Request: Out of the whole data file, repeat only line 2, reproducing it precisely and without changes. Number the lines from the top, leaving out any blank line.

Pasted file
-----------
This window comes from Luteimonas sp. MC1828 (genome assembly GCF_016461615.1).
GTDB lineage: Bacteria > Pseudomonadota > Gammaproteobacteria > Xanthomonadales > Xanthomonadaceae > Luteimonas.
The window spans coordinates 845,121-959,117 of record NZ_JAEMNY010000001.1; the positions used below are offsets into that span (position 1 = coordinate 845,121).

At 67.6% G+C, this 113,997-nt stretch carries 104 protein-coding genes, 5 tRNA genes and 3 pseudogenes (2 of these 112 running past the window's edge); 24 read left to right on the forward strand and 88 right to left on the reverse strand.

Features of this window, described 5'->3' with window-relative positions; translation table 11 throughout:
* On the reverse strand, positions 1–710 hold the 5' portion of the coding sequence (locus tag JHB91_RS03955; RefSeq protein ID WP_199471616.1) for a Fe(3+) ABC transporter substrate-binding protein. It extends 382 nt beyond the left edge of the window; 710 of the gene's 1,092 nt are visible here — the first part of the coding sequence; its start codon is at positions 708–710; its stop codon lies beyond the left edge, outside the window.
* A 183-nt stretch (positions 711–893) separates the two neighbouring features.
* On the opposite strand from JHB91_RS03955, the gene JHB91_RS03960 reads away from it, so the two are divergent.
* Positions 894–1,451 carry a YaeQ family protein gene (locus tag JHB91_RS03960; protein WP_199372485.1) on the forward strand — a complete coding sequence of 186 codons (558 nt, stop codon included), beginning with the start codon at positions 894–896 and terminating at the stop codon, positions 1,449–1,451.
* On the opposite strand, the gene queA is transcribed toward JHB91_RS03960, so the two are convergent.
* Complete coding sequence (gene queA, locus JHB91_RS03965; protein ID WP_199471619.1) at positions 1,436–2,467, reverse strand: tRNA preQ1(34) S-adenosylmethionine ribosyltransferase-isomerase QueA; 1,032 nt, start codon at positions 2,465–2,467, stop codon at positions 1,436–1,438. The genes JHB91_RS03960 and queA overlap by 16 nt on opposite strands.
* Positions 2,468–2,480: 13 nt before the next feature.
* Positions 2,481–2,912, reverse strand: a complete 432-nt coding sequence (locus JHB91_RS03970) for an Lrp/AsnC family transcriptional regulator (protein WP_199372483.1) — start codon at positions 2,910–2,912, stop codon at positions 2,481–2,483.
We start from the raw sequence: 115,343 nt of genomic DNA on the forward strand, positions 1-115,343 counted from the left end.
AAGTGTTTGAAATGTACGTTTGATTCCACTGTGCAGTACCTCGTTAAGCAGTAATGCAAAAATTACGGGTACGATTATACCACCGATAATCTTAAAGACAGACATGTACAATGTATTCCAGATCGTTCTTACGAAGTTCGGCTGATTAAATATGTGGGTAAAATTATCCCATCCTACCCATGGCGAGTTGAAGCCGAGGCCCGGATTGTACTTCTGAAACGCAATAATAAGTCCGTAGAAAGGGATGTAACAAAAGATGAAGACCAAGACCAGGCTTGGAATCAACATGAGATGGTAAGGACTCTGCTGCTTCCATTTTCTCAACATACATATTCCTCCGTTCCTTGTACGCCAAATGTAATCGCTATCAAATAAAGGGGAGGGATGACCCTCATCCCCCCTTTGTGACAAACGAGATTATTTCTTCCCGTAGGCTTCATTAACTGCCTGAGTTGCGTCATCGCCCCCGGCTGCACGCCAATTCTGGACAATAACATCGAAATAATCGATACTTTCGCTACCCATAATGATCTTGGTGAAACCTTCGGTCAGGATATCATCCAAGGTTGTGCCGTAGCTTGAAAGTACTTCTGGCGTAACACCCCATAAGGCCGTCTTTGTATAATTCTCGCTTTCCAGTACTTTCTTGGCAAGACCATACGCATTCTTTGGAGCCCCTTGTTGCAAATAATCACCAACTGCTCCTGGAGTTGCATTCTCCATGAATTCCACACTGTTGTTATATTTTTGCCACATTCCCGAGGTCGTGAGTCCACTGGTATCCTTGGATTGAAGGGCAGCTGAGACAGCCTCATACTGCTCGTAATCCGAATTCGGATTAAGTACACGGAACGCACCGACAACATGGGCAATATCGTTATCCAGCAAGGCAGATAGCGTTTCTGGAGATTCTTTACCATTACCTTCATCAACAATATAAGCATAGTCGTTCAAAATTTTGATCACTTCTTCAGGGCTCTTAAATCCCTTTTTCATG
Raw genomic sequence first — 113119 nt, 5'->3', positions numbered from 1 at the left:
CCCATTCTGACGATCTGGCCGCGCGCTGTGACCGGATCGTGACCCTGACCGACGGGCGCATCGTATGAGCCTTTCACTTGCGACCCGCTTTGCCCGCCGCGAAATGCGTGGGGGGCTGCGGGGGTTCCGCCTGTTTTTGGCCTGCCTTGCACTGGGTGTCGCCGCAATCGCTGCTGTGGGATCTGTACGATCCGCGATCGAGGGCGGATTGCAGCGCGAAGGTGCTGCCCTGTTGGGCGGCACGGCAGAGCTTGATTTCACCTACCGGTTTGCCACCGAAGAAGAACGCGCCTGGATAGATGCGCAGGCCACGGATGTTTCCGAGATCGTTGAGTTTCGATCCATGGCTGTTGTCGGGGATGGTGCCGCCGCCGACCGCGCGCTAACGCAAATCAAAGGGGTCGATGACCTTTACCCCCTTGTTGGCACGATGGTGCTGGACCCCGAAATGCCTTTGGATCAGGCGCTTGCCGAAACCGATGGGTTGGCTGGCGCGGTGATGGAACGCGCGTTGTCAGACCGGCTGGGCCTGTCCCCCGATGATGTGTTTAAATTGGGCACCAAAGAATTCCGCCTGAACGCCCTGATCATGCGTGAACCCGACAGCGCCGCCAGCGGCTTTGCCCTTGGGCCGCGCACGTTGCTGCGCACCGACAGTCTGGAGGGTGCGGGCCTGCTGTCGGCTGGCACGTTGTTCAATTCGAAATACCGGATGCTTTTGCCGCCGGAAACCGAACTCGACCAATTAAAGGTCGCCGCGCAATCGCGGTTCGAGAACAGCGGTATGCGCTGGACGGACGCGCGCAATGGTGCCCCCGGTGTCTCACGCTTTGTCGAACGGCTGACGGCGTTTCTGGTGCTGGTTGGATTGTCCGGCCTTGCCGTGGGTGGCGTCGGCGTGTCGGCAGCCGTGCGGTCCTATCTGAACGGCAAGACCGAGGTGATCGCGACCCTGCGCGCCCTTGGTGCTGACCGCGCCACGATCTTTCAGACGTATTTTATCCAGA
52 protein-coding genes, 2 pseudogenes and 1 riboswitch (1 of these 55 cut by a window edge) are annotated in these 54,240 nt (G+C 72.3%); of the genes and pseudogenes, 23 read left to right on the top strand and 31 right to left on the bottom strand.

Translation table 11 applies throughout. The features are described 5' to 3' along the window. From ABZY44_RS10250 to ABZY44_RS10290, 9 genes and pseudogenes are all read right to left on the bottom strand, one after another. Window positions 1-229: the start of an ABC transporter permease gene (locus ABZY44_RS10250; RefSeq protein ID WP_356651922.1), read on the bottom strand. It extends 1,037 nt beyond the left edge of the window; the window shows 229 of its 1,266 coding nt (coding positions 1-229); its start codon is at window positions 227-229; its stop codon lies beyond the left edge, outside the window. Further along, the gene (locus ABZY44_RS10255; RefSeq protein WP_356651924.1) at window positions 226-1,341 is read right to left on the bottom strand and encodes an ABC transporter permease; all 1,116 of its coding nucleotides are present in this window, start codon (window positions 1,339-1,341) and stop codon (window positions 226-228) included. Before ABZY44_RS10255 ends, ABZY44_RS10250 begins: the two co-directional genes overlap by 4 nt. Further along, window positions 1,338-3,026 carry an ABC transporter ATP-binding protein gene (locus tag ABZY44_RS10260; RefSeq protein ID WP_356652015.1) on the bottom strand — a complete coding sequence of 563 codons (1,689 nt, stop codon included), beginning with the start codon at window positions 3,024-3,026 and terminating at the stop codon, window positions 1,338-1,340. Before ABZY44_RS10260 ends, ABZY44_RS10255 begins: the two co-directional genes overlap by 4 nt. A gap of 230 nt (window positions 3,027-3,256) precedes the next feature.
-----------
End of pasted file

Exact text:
GTDB lineage: Bacteria > Pseudomonadota > Gammaproteobacteria > Xanthomonadales > Xanthomonadaceae > Luteimonas.